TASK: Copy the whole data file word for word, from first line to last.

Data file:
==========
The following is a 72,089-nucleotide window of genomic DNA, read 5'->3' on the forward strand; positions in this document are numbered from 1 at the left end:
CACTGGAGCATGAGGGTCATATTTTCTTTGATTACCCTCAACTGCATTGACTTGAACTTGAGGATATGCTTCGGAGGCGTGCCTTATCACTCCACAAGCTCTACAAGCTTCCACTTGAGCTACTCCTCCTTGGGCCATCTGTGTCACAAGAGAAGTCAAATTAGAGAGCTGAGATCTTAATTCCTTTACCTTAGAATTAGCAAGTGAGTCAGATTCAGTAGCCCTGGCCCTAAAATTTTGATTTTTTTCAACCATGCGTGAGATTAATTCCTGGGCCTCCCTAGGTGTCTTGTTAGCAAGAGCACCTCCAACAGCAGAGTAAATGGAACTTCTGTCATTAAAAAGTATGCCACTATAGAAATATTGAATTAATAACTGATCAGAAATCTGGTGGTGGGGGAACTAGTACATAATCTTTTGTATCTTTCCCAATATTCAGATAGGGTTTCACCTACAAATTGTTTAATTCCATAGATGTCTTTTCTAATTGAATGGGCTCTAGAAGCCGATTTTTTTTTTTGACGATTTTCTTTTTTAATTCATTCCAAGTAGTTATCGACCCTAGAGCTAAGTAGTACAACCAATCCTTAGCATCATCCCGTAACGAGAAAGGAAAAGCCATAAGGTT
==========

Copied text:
The following is a 72,089-nucleotide window of genomic DNA, read 5'->3' on the forward strand; positions in this document are numbered from 1 at the left end:
CACTGGAGCATGAGGGTCATATTTTCTTTGATTACCCTCAACTGCATTGACTTGAACTTGAGGATATGCTTCGGAGGCGTGCCTTATCACTCCACAAGCTCTACAAGCTTCCACTTGAGCTACTCCTCCTTGGGCCATCTGTGTCACAAGAGAAGTCAAATTAGAGAGCTGAGATCTTAATTCCTTTACCTTAGAATTAGCAAGTGAGTCAGATTCAGTAGCCCTGGCCCTAAAATTTTGATTTTTTTCAACCATGCGTGAGATTAATTCCTGGGCCTCCCTAGGTGTCTTGTTAGCAAGAGCACCTCCAACAGCAGAGTAAATGGAACTTCTGTCATTAAAAAGTATGCCACTATAGAAATATTGAATTAATAACTGATCAGAAATCTGGTGGTGGGGGAACTAGTACATAATCTTTTGTATCTTTCCCAATATTCAGATAGGGTTTCACCTACAAATTGTTTAATTCCATAGATGTCTTTTCTAATTGAATGGGCTCTAGAAGCCGATTTTTTTTTTTGACGATTTTCTTTTTTAATTCATTCCAAGTAGTTATCGACCCTAGAGCTAAGTAGTACAACCAATCCTTAGCATCATCCCGTAACGAGAAAGGAAAAGCCATAAGGTT